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San Diego home price has biggest monthly drop since Great Recession

San Diego Union Tribune logo San Diego Union Tribune 10/25/2022 Phillip Molnar
Home prices are dropping in San Diego County. Pictured: People enjoy Pacific Beach on Fourth of July. (Ana Ramirez/The San Diego Union-Tribune) © (Ana Ramirez/The San Diego Union-Tribune) Home prices are dropping in San Diego County. Pictured: People enjoy Pacific Beach on Fourth of July. (Ana Ramirez/The San Diego Union-Tribune)

San Diego home prices are dropping at a pace not seen since the Great Recession.

Home prices were down 2.5 percent from July to August, said the S&P Case-Shiller Indices released Tuesday. The San Diego metropolitan area — which includes all of San Diego County — hasn't had a drop that big since July 2008.

San Diego isn't alone, as the nation is experiencing a housing market slowdown brought on by rising mortgage rates. The biggest monthly drops, which are seasonally adjusted, belonged to San Francisco (down 3.7 percent) and Seattle (down 2.9 percent).

West Coast markets are experiencing the biggest slowdowns as many buyers continue to seek out more affordable options in the South and other areas, wrote CoreLogic deputy chief economist Selma Hepp.

"Differences still exist by geography," she wrote in her analysis, "with affordable areas in South and Southeast continuing to thrive as out-migration from more expensive markets persists."

Home prices were still up 12.7 percent annually in the San Diego metro, the eighth highest in the survey's 20-city index. Yet that is a big change from March when prices were up 30 percent in a year.

Miami had the biggest annual jump, 28.6 percent, followed by Tampa at 28 percent and Charlotte at 21.3 percent. The lowest gains, which would still be considered high in normal times, were Washington, D.C. at 7.4 percent and San Francisco at 5.6 percent.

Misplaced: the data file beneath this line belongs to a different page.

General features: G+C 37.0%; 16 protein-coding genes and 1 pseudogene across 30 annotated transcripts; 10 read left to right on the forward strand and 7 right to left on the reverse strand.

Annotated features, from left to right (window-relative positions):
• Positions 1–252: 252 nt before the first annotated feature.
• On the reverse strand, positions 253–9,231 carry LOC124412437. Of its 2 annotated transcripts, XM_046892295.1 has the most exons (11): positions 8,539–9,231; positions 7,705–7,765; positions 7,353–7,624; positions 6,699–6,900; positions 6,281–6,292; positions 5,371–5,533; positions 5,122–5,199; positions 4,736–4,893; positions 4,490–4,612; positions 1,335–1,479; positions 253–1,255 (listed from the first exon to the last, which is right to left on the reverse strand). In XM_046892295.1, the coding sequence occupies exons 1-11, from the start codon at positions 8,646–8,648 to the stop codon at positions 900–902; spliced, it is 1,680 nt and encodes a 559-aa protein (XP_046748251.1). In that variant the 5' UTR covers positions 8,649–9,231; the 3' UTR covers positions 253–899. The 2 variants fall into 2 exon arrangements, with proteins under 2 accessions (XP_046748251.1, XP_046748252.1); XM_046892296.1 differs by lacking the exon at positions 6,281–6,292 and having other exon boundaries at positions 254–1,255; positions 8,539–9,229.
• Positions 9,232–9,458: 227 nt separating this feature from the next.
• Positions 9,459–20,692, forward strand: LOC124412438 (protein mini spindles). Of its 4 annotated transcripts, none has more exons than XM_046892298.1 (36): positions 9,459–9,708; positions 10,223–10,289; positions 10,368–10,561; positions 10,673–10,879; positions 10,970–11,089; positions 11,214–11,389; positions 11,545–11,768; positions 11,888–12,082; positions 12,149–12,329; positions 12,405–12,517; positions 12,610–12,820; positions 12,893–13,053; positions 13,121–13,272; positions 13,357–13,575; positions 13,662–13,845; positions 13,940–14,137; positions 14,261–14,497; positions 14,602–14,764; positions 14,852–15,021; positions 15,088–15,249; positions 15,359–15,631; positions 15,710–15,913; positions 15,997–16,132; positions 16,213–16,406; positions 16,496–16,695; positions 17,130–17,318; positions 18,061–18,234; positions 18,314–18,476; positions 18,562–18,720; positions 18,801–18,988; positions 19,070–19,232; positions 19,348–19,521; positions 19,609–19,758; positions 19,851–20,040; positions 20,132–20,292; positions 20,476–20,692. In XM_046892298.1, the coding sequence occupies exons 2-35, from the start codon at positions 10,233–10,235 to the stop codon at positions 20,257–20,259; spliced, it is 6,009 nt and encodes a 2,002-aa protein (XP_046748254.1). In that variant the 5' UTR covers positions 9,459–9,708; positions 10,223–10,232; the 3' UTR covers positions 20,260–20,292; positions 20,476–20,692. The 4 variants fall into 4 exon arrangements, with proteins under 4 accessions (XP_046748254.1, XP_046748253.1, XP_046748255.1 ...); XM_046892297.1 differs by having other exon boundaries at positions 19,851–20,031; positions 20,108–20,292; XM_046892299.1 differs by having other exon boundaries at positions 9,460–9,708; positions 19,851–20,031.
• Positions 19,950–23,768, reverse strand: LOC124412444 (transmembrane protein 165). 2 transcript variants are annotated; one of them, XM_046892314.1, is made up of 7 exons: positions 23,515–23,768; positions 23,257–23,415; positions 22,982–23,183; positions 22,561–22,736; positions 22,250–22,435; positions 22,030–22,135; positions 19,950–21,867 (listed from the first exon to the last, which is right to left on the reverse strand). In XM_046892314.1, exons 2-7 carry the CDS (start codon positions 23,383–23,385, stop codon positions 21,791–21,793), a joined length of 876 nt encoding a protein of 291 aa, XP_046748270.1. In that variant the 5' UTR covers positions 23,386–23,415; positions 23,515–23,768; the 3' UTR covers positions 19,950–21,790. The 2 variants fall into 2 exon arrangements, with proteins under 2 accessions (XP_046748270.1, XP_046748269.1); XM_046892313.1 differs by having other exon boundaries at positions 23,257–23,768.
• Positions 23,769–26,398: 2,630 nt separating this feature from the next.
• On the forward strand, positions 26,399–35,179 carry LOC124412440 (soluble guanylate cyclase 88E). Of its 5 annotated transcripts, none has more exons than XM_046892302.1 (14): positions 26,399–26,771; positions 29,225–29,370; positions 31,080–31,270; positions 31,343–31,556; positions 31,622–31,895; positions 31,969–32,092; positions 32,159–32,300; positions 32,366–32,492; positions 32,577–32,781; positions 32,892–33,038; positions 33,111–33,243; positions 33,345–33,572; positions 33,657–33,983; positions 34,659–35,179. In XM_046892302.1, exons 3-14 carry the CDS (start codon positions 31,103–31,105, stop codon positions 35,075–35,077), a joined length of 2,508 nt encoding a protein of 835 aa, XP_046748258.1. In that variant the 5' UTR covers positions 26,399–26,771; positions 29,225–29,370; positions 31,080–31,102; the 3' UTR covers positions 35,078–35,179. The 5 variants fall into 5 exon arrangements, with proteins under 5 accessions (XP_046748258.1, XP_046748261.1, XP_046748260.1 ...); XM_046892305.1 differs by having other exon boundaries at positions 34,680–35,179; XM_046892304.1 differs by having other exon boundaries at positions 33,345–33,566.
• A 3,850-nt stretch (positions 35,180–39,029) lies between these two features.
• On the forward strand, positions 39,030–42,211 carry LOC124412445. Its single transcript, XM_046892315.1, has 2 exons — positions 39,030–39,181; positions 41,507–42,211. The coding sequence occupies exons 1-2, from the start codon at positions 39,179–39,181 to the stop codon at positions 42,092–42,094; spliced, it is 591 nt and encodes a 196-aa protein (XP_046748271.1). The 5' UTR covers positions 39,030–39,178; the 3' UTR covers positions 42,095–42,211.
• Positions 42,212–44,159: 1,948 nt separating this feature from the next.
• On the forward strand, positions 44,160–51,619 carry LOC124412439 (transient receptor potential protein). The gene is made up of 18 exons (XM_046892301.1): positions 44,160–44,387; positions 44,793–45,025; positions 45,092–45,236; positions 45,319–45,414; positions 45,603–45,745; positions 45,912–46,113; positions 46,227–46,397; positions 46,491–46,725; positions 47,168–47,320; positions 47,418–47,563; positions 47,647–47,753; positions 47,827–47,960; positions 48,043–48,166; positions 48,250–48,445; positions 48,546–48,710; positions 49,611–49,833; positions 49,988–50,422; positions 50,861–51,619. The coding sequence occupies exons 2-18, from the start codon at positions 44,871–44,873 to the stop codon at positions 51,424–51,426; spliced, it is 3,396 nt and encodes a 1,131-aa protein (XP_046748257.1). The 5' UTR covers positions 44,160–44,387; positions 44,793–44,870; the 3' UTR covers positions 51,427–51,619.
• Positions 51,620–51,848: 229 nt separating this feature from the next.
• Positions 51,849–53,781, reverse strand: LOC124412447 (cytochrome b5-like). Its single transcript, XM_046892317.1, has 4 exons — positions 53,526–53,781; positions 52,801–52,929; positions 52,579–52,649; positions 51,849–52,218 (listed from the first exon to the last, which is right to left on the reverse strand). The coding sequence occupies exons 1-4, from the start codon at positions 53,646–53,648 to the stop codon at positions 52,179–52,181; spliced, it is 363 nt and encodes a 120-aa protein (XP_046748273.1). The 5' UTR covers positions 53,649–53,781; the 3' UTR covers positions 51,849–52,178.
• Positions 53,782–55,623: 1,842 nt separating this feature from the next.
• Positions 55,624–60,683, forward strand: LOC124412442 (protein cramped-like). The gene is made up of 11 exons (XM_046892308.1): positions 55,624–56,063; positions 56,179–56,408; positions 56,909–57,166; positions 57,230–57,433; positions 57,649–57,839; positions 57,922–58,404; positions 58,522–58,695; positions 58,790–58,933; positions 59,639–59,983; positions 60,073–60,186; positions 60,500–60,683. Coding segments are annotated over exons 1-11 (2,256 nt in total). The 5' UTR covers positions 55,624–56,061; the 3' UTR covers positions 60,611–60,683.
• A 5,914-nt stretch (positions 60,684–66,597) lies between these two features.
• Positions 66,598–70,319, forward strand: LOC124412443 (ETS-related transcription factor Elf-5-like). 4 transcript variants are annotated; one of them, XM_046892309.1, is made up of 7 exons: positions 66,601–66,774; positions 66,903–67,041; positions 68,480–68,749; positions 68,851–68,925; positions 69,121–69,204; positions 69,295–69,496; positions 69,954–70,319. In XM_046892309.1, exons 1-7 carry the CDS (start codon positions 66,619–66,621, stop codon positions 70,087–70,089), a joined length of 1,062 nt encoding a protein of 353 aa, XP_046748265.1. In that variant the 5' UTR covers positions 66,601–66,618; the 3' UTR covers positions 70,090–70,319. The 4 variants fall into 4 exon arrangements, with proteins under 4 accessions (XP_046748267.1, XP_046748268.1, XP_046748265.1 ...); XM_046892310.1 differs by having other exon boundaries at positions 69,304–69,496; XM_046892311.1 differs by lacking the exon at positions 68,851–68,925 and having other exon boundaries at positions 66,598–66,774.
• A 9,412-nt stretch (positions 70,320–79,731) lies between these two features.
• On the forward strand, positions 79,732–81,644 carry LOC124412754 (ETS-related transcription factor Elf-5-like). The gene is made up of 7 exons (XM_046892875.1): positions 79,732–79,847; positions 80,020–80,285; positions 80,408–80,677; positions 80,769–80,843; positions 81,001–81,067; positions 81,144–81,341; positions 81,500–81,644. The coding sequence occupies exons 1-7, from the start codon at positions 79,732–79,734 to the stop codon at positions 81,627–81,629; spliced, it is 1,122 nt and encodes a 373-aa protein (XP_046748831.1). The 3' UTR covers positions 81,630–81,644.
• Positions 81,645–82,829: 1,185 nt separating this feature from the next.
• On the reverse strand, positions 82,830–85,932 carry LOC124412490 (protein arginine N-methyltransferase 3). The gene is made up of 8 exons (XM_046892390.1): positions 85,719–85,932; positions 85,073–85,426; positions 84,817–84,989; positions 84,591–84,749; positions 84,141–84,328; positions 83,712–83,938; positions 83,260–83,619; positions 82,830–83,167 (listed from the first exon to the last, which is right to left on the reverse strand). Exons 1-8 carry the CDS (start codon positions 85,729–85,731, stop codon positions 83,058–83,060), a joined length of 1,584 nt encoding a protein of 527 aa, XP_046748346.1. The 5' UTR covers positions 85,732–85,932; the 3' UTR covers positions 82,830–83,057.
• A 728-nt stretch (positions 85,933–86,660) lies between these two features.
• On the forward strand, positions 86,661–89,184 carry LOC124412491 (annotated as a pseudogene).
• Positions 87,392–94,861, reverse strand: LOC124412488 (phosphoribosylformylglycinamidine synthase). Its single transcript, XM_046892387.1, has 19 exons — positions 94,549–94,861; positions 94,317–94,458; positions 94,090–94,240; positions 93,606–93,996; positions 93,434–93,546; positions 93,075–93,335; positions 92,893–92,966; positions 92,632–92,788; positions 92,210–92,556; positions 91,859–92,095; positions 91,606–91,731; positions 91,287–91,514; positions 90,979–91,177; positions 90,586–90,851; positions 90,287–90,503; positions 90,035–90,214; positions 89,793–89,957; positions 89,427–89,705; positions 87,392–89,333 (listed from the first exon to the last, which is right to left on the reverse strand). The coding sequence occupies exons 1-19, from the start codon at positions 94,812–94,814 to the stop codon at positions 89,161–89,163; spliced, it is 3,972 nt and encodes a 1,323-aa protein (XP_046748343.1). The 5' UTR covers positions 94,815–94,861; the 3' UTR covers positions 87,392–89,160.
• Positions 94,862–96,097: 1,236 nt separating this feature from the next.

The Case-Shiller Indices take into consideration repeat sales of identical single-family houses — and are seasonally adjusted — as they turn over through the years. The index is typically about two months behind and uses a three-month rolling average.

San Diego is still more expensive than the fastest appreciating home markets. Redfin said the median sale price in August for a single-family home was $900,000. That compares to $550,000 in Miami, $399,000 in Tampa and $410,000 in Charlotte.

Zillow senior economist Nicole Bachaud said rising mortgage rates would continue to eat into affordability. Higher mortgage rates mean bigger monthly payments, making the income required to qualify even larger.

"Price growth will likely continue to moderate," she wrote, "and in the short-term, prices will likely continue to fall."

The interest rate for a 30-year, fixed-rate mortgage was 5.22 percent in August, said Freddie Mac, up from 2.84 percent the year before. Interest rates have continued to grow since then. As of Tuesday morning, the rate for a 30-year mortgage was 7.14 percent, said Mortgage News Daily.

Nationwide home prices were still up 13 percent annually in August, the index said. Yet that was down 2.6 percent from the previous month and the largest monthly drop in the history of the index.

“Price gains decelerated in every one of our 20 cities," wrote Craig J. Lazzara, managing director at S&P Dow Jones Indices. "These data show clearly that the growth rate of housing prices peaked in the spring of 2022 and has been declining ever since.”

In Case-Shiller records going back to 1987, the biggest monthly drop for the San Diego metro was 3.39 in February 2008. The biggest annual drop was 26.7 percent in October 2008.

It would still take a lot of deceleration before San Diego prices noticeably change for many buyers. The region experienced some of the fastest-growing home prices in the nation during much of the pandemic. The median sale price for a single-family home was around $670,000 in February 2020 before lockdowns started, increasing to $900,000 by August.

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S&P Case-Shiller Indices

Annual price growth by metro area

Miami: 28.6 percent

Tampa: 28.0 percent

Charlotte: 21.3 percent

Dallas: 20.2 percent

Atlanta: 20.1 percent

Las Vegas: 17.5 percent

Phoenix: 17.1 percent

San Diego: 12.7 percent

New York: 12.3 percent

Los Angeles: 12.1 percent

Denver: 12.0 percent

Cleveland: 11.5 percent

Boston: 11.4 percent

Chicago: 11.3 percent

Seattle: 9.9 percent

Detroit: 9.7 percent

Portland: 8.6 percent

Minneapolis: 7.6 percent

Washington: 7.4 percent

San Francisco: 5.6 percent

Nationwide: 13 percent

This story originally appeared in San Diego Union-Tribune.


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